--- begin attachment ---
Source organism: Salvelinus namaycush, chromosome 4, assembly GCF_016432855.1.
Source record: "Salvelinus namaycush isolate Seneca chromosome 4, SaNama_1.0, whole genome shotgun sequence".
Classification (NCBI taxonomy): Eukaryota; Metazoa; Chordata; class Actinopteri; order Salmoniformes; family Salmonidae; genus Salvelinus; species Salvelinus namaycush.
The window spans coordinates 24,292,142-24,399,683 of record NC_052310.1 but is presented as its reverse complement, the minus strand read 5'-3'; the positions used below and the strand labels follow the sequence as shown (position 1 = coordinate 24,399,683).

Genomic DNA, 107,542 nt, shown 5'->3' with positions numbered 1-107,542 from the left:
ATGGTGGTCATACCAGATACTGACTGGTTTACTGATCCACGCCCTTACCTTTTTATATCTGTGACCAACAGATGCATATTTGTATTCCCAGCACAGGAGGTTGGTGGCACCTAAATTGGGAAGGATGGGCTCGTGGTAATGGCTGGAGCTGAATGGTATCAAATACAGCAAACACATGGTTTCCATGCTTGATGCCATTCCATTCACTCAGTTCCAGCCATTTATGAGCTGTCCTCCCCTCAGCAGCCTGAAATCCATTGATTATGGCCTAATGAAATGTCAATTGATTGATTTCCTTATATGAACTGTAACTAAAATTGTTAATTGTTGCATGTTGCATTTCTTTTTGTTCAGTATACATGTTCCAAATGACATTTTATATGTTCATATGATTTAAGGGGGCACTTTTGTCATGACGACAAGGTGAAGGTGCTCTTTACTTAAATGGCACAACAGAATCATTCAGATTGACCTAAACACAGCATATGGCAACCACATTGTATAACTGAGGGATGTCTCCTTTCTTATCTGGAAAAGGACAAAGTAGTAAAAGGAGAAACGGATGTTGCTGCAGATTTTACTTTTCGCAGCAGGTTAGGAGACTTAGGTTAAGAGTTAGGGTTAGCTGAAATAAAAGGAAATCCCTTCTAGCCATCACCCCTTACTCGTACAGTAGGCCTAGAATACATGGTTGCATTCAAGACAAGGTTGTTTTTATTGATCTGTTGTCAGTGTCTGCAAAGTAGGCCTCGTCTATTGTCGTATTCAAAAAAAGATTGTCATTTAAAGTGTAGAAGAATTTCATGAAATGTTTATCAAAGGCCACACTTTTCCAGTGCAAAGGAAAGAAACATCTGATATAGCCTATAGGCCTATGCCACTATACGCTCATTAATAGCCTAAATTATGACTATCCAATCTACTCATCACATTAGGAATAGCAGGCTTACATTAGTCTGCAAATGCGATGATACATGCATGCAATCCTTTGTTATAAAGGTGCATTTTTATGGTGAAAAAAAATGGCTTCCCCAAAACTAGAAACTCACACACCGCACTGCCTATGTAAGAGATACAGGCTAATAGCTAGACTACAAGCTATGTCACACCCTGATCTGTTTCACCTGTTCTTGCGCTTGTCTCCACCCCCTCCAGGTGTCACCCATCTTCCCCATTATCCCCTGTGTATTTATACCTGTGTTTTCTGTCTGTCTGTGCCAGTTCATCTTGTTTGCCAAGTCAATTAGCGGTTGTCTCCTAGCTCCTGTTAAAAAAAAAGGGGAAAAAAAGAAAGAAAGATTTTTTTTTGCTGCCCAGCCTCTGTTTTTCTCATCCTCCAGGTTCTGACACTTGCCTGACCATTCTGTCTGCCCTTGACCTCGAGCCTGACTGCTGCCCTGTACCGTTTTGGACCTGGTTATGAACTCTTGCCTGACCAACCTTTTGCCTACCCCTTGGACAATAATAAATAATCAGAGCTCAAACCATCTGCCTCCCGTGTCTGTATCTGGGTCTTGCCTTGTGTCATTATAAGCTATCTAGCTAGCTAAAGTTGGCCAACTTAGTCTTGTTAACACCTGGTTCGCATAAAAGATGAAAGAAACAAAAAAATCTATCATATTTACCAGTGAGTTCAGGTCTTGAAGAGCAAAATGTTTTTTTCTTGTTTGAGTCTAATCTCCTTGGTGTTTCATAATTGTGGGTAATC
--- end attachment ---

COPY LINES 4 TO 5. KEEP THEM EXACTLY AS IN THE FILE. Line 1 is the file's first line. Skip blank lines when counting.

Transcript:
The window spans coordinates 24,292,142-24,399,683 of record NC_052310.1 but is presented as its reverse complement, the minus strand read 5'-3'; the positions used below and the strand labels follow the sequence as shown (position 1 = coordinate 24,399,683).

Genomic DNA, 107,542 nt, shown 5'->3' with positions numbered 1-107,542 from the left: